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Subject: RE: UKNM: Search Engines
From: Chris Meachin
Date: Mon, 25 Sep 2000 20:43:25 +0100


I think this thread is in danger of gross over simplification of the issues
involved (as discussions on this topic always seem to be).

It's probably a given that being well placed in search engine results will
generate more traffic than banner advertising (provided that both get
similar overall exposure): Search engine traffic is intrinsically more
targeted because, in simple terms, users are looking for something specific,
rather than being 'ambushed' while browsing.

Many people are more inclined to trust search engine listings, believing
them to be 'neutral'. It has also been well documented that experienced web
users mentally block out banner shaped areas at the top of the screen. And
more users are becoming more experienced.

But that isn't even half the story: To discuss the relative merits of banner
advertising against search engine placement purely in terms of traffic is

It's conversions you want (sales/money/registration/whatever).$$$

For many of the same reasons listed above, conversion rates are also far
higher with search engine traffic.

D.Dias wrote:
"...let's say you sell posters for around 4 quid, and the average order
comprises two posters, giving you a total of 8 pounds per average order.
You then buy 100,000 banner impressions at a CPM rate of say 25 pounds.
Which costs you 2500 pounds. You get a click thru rate of [optimistically]
1%. Of these 1% [1000 people], 2.5% actually make a purchase [25 orders]."

"If you were selling PCs at 1000 pound per system then based on the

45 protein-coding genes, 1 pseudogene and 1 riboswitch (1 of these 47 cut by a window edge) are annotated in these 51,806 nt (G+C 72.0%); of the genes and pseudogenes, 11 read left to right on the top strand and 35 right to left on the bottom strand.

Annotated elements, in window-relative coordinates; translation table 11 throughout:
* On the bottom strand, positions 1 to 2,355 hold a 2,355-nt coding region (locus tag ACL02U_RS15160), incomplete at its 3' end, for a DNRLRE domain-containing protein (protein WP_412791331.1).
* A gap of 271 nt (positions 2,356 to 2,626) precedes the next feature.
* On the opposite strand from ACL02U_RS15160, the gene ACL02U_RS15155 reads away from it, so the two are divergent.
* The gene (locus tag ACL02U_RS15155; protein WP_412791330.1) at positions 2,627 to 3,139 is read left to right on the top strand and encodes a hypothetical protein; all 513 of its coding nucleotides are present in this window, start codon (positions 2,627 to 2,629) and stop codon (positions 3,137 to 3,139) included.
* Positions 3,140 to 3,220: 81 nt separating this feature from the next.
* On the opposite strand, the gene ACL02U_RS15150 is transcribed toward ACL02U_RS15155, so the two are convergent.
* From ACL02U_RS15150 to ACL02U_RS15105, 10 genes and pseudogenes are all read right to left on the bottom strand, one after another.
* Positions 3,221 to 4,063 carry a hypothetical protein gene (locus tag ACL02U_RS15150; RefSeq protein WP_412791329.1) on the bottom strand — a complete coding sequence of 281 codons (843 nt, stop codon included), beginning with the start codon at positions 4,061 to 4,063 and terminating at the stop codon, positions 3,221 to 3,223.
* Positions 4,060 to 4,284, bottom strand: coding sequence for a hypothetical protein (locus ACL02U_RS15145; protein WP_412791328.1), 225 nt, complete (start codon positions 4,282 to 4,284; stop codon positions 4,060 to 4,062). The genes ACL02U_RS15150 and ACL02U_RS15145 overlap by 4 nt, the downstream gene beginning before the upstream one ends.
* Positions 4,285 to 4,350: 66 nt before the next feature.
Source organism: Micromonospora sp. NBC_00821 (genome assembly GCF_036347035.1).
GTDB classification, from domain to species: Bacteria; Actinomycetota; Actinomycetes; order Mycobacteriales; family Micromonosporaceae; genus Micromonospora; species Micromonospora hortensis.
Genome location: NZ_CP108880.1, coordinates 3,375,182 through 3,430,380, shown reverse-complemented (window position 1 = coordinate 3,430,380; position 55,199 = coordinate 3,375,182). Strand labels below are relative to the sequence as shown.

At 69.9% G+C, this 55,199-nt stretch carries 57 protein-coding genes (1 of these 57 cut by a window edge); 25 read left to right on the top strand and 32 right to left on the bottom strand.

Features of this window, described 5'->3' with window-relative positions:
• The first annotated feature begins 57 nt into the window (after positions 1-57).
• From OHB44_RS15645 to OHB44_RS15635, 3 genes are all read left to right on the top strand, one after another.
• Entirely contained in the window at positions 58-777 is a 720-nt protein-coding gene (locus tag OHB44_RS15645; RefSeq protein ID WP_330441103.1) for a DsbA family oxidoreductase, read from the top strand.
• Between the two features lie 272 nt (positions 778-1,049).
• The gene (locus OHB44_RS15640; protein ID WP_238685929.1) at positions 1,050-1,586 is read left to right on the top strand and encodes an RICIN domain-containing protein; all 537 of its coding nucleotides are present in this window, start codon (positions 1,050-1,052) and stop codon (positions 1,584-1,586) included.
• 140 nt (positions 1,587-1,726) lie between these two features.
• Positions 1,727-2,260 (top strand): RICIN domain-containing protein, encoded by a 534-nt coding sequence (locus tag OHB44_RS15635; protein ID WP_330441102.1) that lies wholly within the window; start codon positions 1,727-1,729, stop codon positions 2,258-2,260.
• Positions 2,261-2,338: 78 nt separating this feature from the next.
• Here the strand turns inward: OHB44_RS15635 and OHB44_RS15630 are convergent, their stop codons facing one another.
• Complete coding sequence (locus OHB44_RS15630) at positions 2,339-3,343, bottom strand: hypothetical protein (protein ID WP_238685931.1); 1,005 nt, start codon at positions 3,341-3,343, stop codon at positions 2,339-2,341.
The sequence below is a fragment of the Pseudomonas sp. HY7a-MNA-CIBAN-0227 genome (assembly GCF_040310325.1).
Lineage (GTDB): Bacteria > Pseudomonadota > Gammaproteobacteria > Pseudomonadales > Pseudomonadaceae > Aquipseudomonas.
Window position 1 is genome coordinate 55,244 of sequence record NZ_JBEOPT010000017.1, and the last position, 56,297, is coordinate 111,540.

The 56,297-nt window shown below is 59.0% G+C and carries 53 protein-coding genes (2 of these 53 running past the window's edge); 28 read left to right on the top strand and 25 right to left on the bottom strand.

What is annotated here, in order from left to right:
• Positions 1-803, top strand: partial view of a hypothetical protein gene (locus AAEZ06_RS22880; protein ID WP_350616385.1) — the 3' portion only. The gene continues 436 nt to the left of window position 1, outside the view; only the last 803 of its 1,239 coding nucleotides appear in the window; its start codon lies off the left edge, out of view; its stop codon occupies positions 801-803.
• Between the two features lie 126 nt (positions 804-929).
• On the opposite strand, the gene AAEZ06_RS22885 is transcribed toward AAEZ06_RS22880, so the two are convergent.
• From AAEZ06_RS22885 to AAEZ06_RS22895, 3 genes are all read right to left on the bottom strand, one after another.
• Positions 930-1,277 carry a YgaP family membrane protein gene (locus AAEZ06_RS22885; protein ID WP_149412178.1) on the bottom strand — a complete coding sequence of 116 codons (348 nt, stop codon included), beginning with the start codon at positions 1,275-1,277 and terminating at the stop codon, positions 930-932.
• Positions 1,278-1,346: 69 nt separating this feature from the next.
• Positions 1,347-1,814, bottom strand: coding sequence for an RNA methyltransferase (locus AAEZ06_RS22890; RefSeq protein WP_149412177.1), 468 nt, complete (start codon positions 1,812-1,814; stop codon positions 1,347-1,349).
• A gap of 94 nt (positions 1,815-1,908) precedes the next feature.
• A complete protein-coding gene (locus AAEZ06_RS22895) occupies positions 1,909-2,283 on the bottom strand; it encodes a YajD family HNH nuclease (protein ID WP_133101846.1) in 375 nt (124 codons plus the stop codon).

conversion rates above, then of course it would make sense."

Erm, that's assuming that conversion rates would be the same. I'd bet money
that they wouldn't even be close. Choosing to compare the purchase habits of
PC buyers next to poster buyers seems a little odd anyway: A car sales
campaign based on experience of selling chewing gum is destined to fail.
Very quickly.

And anybody who thinks that there is a single rule, resource or tactic in
existence which will guarantee decent search engine results placement is
sadly deluding themselves. Search Engine Watch is a valuable resource, and
much of the advice banded about here is valid. But not on it's own. Not

Depending on what your business is and how saturated the market is, getting
listed requires intricate (almost obsessive) knowledge and understanding of
search engine ranking algorithms. No search engine will publish this
information (for obvious reasons) and anybody who does have an inkling isn't
gonna post their 5 years worth of research on a public list like this.
You're best bet is to get a pro in.

kpolley wrote:
"Many web design companies are now advocating their placement in the middle
or lower down a page."

That's priceless. I'll remember that one next time we fail to get a client
at the top of the listings! A touching display of naivety.

1. Banner advertising (though not necessarily *all* placement advertising)
sucks and will go the way of the dodo.
2. Search engines are not simple. Anybody who tells you they are is a liar.


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  Re: UKNM: Search Engines, Ray Taylor

  Re: UKNM: Search Engines, D.Dias

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